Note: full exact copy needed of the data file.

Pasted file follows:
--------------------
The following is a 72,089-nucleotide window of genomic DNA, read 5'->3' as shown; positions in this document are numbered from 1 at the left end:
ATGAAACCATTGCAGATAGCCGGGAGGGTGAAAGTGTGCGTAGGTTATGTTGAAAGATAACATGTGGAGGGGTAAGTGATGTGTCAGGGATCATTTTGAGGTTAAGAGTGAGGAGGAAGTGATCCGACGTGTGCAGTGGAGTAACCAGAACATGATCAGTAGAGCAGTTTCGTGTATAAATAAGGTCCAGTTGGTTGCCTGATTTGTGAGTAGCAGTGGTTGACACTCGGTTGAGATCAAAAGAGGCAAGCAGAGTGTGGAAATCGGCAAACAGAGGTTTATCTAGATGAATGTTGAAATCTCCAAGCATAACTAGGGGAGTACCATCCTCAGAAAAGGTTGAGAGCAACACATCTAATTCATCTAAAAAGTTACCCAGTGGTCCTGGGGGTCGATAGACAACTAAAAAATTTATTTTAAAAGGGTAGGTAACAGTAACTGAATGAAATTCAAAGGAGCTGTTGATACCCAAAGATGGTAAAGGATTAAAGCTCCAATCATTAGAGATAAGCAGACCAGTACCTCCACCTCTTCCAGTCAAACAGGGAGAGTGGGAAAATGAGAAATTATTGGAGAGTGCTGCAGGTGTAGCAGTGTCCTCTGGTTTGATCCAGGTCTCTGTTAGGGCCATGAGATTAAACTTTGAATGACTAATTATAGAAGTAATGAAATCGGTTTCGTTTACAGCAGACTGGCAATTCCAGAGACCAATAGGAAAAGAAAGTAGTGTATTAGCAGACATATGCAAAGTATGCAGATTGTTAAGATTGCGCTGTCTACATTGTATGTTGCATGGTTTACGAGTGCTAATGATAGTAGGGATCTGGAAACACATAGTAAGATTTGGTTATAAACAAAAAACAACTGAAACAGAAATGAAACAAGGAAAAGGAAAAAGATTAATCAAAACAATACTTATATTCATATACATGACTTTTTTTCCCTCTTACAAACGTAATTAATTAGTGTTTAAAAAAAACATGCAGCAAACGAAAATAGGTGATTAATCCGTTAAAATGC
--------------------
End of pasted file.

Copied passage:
The following is a 72,089-nucleotide window of genomic DNA, read 5'->3' as shown; positions in this document are numbered from 1 at the left end:
ATGAAACCATTGCAGATAGCCGGGAGGGTGAAAGTGTGCGTAGGTTATGTTGAAAGATAACATGTGGAGGGGTAAGTGATGTGTCAGGGATCATTTTGAGGTTAAGAGTGAGGAGGAAGTGATCCGACGTGTGCAGTGGAGTAACCAGAACATGATCAGTAGAGCAGTTTCGTGTATAAATAAGGTCCAGTTGGTTGCCTGATTTGTGAGTAGCAGTGGTTGACACTCGGTTGAGATCAAAAGAGGCAAGCAGAGTGTGGAAATCGGCAAACAGAGGTTTATCTAGATGAATGTTGAAATCTCCAAGCATAACTAGGGGAGTACCATCCTCAGAAAAGGTTGAGAGCAACACATCTAATTCATCTAAAAAGTTACCCAGTGGTCCTGGGGGTCGATAGACAACTAAAAAATTTATTTTAAAAGGGTAGGTAACAGTAACTGAATGAAATTCAAAGGAGCTGTTGATACCCAAAGATGGTAAAGGATTAAAGCTCCAATCATTAGAGATAAGCAGACCAGTACCTCCACCTCTTCCAGTCAAACAGGGAGAGTGGGAAAATGAGAAATTATTGGAGAGTGCTGCAGGTGTAGCAGTGTCCTCTGGTTTGATCCAGGTCTCTGTTAGGGCCATGAGATTAAACTTTGAATGACTAATTATAGAAGTAATGAAATCGGTTTCGTTTACAGCAGACTGGCAATTCCAGAGACCAATAGGAAAAGAAAGTAGTGTATTAGCAGACATATGCAAAGTATGCAGATTGTTAAGATTGCGCTGTCTACATTGTATGTTGCATGGTTTACGAGTGCTAATGATAGTAGGGATCTGGAAACACATAGTAAGATTTGGTTATAAACAAAAAACAACTGAAACAGAAATGAAACAAGGAAAAGGAAAAAGATTAATCAAAACAATACTTATATTCATATACATGACTTTTTTTCCCTCTTACAAACGTAATTAATTAGTGTTTAAAAAAAACATGCAGCAAACGAAAATAGGTGATTAATCCGTTAAAATGC